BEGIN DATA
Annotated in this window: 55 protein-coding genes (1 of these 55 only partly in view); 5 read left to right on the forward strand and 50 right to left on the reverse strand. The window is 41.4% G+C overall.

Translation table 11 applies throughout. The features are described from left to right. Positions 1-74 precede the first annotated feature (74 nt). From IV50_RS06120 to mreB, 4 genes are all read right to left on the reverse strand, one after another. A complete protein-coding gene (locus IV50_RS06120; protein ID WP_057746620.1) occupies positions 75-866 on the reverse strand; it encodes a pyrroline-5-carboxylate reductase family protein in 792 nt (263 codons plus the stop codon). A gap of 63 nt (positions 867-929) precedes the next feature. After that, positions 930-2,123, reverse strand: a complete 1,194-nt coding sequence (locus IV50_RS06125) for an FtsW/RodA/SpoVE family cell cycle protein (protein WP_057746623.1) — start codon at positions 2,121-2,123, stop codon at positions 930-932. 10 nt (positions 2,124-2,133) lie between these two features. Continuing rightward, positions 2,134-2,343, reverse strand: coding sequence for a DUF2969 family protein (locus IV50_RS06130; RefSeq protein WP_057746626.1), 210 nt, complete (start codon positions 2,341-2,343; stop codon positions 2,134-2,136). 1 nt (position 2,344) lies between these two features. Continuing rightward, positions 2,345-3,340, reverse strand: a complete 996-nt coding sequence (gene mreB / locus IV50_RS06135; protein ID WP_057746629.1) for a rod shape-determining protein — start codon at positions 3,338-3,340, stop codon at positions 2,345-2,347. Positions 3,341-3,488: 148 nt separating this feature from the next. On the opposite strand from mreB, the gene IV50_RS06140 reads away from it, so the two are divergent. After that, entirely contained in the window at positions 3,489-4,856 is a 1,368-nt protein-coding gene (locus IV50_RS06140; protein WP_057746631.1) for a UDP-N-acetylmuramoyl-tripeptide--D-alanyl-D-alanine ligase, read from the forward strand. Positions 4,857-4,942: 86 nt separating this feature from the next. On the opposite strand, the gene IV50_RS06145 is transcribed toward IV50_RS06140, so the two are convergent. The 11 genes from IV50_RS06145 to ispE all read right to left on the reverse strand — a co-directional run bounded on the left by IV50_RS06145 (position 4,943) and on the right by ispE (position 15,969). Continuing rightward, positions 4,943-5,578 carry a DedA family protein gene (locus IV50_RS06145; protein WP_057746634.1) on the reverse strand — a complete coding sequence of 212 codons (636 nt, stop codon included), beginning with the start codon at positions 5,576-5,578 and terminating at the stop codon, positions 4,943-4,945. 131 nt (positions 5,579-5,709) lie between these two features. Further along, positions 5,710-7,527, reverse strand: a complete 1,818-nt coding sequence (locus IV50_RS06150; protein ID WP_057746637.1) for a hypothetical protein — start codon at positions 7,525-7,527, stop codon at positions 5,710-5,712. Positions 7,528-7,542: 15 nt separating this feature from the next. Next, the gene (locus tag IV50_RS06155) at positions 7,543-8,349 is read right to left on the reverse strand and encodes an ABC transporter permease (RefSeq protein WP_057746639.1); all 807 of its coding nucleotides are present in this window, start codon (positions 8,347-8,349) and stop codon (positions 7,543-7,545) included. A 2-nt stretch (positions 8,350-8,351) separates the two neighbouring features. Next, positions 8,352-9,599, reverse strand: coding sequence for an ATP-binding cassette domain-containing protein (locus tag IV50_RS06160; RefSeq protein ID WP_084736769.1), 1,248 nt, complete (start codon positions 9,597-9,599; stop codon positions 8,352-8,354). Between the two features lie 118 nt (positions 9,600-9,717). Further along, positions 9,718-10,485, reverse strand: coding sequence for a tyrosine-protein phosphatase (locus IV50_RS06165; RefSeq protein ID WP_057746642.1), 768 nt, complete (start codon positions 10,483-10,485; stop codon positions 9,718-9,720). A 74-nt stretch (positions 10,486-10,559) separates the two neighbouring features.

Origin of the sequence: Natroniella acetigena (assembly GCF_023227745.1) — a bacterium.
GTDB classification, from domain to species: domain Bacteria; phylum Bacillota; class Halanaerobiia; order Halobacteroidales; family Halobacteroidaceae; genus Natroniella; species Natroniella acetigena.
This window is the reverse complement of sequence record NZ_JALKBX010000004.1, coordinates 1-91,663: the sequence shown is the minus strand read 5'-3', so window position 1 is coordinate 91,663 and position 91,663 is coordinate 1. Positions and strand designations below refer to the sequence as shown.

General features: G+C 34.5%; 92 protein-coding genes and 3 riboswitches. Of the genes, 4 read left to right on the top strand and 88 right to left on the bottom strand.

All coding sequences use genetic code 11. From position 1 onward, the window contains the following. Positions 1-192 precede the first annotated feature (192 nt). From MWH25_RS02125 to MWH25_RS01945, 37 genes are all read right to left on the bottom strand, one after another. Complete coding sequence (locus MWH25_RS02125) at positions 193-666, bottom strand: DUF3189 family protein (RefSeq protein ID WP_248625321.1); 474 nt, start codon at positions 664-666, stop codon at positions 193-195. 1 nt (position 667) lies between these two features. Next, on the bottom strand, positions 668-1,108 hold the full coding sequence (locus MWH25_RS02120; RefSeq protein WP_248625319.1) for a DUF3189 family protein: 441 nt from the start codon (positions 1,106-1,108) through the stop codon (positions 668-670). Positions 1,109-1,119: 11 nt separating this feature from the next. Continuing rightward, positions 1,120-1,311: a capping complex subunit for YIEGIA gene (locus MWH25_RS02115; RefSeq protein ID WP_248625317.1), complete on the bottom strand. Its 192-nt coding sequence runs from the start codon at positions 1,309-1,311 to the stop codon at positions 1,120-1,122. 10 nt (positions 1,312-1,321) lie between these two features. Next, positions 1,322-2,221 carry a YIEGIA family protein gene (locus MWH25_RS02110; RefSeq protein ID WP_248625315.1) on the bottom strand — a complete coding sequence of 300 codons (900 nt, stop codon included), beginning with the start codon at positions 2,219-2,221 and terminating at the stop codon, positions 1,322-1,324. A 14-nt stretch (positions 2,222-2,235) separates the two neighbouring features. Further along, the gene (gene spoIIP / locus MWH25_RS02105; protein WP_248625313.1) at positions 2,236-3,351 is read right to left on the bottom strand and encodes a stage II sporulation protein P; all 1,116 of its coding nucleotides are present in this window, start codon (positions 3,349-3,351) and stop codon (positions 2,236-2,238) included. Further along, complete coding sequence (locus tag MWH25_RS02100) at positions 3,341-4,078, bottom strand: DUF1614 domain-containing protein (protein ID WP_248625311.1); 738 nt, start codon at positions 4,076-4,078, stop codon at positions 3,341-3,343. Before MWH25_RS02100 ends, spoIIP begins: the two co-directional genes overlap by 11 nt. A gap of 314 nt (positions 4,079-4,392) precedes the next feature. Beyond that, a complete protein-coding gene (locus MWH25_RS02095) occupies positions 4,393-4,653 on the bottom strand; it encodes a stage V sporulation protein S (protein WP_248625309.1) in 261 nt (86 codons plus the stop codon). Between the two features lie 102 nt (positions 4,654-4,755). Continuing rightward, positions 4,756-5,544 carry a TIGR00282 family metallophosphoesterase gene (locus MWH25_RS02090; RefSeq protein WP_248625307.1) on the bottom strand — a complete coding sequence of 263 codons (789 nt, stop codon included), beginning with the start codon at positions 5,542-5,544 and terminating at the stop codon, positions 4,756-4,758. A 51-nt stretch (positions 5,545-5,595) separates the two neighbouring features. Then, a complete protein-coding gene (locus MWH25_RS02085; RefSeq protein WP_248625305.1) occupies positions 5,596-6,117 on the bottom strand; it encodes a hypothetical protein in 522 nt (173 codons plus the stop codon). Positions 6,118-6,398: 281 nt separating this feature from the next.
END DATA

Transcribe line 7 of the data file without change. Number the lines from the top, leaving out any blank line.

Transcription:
All coding sequences use genetic code 11. From position 1 onward, the window contains the following. Positions 1-192 precede the first annotated feature (192 nt). From MWH25_RS02125 to MWH25_RS01945, 37 genes are all read right to left on the bottom strand, one after another. Complete coding sequence (locus MWH25_RS02125) at positions 193-666, bottom strand: DUF3189 family protein (RefSeq protein ID WP_248625321.1); 474 nt, start codon at positions 664-666, stop codon at positions 193-195. 1 nt (position 667) lies between these two features. Next, on the bottom strand, positions 668-1,108 hold the full coding sequence (locus MWH25_RS02120; RefSeq protein WP_248625319.1) for a DUF3189 family protein: 441 nt from the start codon (positions 1,106-1,108) through the stop codon (positions 668-670). Positions 1,109-1,119: 11 nt separating this feature from the next. Continuing rightward, positions 1,120-1,311: a capping complex subunit for YIEGIA gene (locus MWH25_RS02115; RefSeq protein ID WP_248625317.1), complete on the bottom strand. Its 192-nt coding sequence runs from the start codon at positions 1,309-1,311 to the stop codon at positions 1,120-1,122. 10 nt (positions 1,312-1,321) lie between these two features. Next, positions 1,322-2,221 carry a YIEGIA family protein gene (locus MWH25_RS02110; RefSeq protein ID WP_248625315.1) on the bottom strand — a complete coding sequence of 300 codons (900 nt, stop codon included), beginning with the start codon at positions 2,219-2,221 and terminating at the stop codon, positions 1,322-1,324. A 14-nt stretch (positions 2,222-2,235) separates the two neighbouring features. Further along, the gene (gene spoIIP / locus MWH25_RS02105; protein WP_248625313.1) at positions 2,236-3,351 is read right to left on the bottom strand and encodes a stage II sporulation protein P; all 1,116 of its coding nucleotides are present in this window, start codon (positions 3,349-3,351) and stop codon (positions 2,236-2,238) included. Further along, complete coding sequence (locus tag MWH25_RS02100) at positions 3,341-4,078, bottom strand: DUF1614 domain-containing protein (protein ID WP_248625311.1); 738 nt, start codon at positions 4,076-4,078, stop codon at positions 3,341-3,343. Before MWH25_RS02100 ends, spoIIP begins: the two co-directional genes overlap by 11 nt. A gap of 314 nt (positions 4,079-4,392) precedes the next feature. Beyond that, a complete protein-coding gene (locus MWH25_RS02095) occupies positions 4,393-4,653 on the bottom strand; it encodes a stage V sporulation protein S (protein WP_248625309.1) in 261 nt (86 codons plus the stop codon). Between the two features lie 102 nt (positions 4,654-4,755). Continuing rightward, positions 4,756-5,544 carry a TIGR00282 family metallophosphoesterase gene (locus MWH25_RS02090; RefSeq protein WP_248625307.1) on the bottom strand — a complete coding sequence of 263 codons (789 nt, stop codon included), beginning with the start codon at positions 5,542-5,544 and terminating at the stop codon, positions 4,756-4,758. A 51-nt stretch (positions 5,545-5,595) separates the two neighbouring features. Then, a complete protein-coding gene (locus MWH25_RS02085; RefSeq protein WP_248625305.1) occupies positions 5,596-6,117 on the bottom strand; it encodes a hypothetical protein in 522 nt (173 codons plus the stop codon). Positions 6,118-6,398: 281 nt separating this feature from the next.